How to Calculate Your Brand’s Equity

By Bill Chiaravalle, Barbara Findlay Schenck

Brands are worth money. As proof, John Stuart, one of the 20th century’s great business leaders and a former CEO of the Quaker Oats Company, is quoted as saying, “If this business were split up, I would give you the land and bricks and mortar, and I would take the brands and trademarks, and I would fare better than you.”

To figure out the equity of your brand so that you know the worth of the asset you’re building, protecting, and leveraging or so that you understand your brand’s possible sale price, use either or both of these two approaches:

  • Assess the costs involved to establish or replace your brand.

  • Assess the economic worth of your brand based on its market share advantage, price premium advantage, cost of sale advantages, and reputation.

Figuring out the cost of establishing or replacing your brand

One approach to estimating your brand’s worth is to figure out what it would cost if you were to create your brand today or if the organization seeking to purchase your brand were to try to build your brand from scratch.

In assessing your brand from this angle, take the following into account:

  • The cost of creating your brand identity, including

    • Name development and registration

    • Logo development and trademarking

    • Slogan development and trademarking

    • Domain name registration and establishment of web presence

    • Development of brand-identifying elements such as a unique and widely accepted color scheme, an olfactory signature or scent, a musical signature, and other elements that contribute to what your market understands to be the identity of your brand

  • The cost to achieve your current level of market awareness, including

    • Advertising

    • Promotion

    • Digital presence

    • Publicity to achieve knowledge of your brand name, your brand message and promise, and your brand benefits and distinctions

  • The cost to attract and retain your current clientele, including

    • Advertising

    • Promotions

    • Lead generation

    • Customer acquisition

    • Relationship development

    • Implementation of loyalty programs necessary to develop the level of customer retention and passion that contributes to your current levels of sales, repeat purchases, and positive reviews, ratings, comments, and word-of-mouth

Determine the economic value of your brand’s premium market position

When businesses get ready to sell brands, often they begin by calculating the actual economic advantage of the brand. You can assess your own economic advantage by watching two indicators:

  • Price elasticity: When your consumer demand remains high even when your prices go up, your brand enjoys pricing leeway known as favorable price elasticity. Price elasticity usually results from high brand value and usually leads to premium pricing.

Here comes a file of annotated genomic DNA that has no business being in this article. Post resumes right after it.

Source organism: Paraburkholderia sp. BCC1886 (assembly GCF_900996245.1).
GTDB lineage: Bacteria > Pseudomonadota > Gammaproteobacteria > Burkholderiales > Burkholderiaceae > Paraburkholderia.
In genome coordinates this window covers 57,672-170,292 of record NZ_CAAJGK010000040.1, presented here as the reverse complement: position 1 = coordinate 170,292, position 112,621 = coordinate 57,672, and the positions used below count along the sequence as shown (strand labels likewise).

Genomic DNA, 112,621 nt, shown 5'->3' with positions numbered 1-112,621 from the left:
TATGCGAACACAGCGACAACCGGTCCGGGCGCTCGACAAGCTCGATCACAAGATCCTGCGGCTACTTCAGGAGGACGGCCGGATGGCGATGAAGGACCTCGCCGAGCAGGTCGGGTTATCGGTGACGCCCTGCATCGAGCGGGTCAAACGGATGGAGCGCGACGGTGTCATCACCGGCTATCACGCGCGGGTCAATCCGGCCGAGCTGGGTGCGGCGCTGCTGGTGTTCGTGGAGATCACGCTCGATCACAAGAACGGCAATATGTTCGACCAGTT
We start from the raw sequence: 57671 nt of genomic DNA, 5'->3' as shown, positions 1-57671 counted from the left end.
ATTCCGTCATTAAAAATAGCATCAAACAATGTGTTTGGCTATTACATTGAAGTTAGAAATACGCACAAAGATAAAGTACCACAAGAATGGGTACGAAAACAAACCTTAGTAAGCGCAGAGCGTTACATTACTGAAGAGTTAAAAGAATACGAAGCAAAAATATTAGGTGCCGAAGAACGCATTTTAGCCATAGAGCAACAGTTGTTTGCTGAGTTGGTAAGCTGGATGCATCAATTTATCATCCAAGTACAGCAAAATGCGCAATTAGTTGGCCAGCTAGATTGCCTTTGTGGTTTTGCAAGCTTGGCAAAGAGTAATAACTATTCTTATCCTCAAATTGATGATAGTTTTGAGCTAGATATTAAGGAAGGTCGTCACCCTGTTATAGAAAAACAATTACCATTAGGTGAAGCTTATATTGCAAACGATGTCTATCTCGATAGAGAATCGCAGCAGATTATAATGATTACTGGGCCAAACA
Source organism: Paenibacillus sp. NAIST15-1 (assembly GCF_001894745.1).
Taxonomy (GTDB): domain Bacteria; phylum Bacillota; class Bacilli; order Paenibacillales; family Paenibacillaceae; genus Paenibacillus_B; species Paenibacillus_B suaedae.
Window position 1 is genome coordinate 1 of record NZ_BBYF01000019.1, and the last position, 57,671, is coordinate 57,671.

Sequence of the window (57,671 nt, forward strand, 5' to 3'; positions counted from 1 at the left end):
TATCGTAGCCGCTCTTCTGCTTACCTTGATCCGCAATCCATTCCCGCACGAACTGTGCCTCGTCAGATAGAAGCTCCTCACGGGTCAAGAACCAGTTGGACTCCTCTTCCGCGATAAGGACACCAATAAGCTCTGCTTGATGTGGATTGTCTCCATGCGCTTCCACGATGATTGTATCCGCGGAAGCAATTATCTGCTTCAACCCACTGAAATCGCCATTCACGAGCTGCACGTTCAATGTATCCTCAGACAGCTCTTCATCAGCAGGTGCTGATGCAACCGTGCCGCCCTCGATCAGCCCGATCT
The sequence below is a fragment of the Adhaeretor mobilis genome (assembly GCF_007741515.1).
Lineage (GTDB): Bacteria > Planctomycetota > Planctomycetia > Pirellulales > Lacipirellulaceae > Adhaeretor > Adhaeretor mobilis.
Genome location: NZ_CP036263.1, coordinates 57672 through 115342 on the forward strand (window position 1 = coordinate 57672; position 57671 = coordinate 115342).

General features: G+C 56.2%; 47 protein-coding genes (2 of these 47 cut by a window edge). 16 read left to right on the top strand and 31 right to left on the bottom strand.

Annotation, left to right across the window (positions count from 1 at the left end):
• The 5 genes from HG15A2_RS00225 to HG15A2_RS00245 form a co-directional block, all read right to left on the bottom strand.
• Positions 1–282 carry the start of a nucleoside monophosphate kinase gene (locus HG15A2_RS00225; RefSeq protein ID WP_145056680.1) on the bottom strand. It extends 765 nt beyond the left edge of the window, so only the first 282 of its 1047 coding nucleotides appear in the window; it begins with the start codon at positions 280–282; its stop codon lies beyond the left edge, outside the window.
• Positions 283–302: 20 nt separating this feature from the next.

• Premium pricing: To assess your brand’s pricing advantage, determine how much extra consumers are willing to pay in order to purchase your branded product instead of the offering of a lesser-known or lesser-valued brand. This difference, multiplied by your sales volume, indicates the economic value of your premium market position.

In other words, high brand value leads to favorable price elasticity, favorable price elasticity leads to premium pricing, and premium pricing leads to higher brand equity.

To calculate the worth of your premium pricing position use this formula:

  1. Determine the price difference between your offering and generic offerings or offerings from lesser-known or less-respected brands.

    For example, if a six-partner accounting firm sells time for $100 an hour and average rates in the firm’s market area are $85, the accountants’ price premium equals $15. Or if a bottled water product sells for $2.29 and competing, nonbranded products or products with lesser brands sell for $1.99, the branded water’s price premium is $0.30.

  2. Multiply the price difference by the number of units sold.

    If the six-partner accounting firm sells a total of 10,000 partner hours a year, its annual price premium equals $150,000 (100,000 hours × $15 price premium). If the bottled water producer sells 600,000 bottles a year, its annual price premium equals $180,000 (600,000 bottles × $0.30 price premium).

  3. Adjust your result to account for future brand performance projections.

    These projections include the likelihood that customers will continue to behave in a similar manner in the future, that the brand’s current economic reality is transferable to new owners, and that the brand’s momentum will continue at its current pace.

    For example, if a service business commands premium pricing in large part due to the powerful reputation of the owner, and if the owner wants to sell the brand and depart the business, then the value of the price premium would likely be discounted by those considering a purchase of the brand.

When calculating the worth of a brand’s premium price position, be aware that the number you arrive at is a valuation starting point, not the finishing line. The effect of future brand-building activities, market growth or retraction trends, actions of competitors, and other market realities affect whether the value of the price premium should be adjusted upward or downward in assessing the brand’s worth.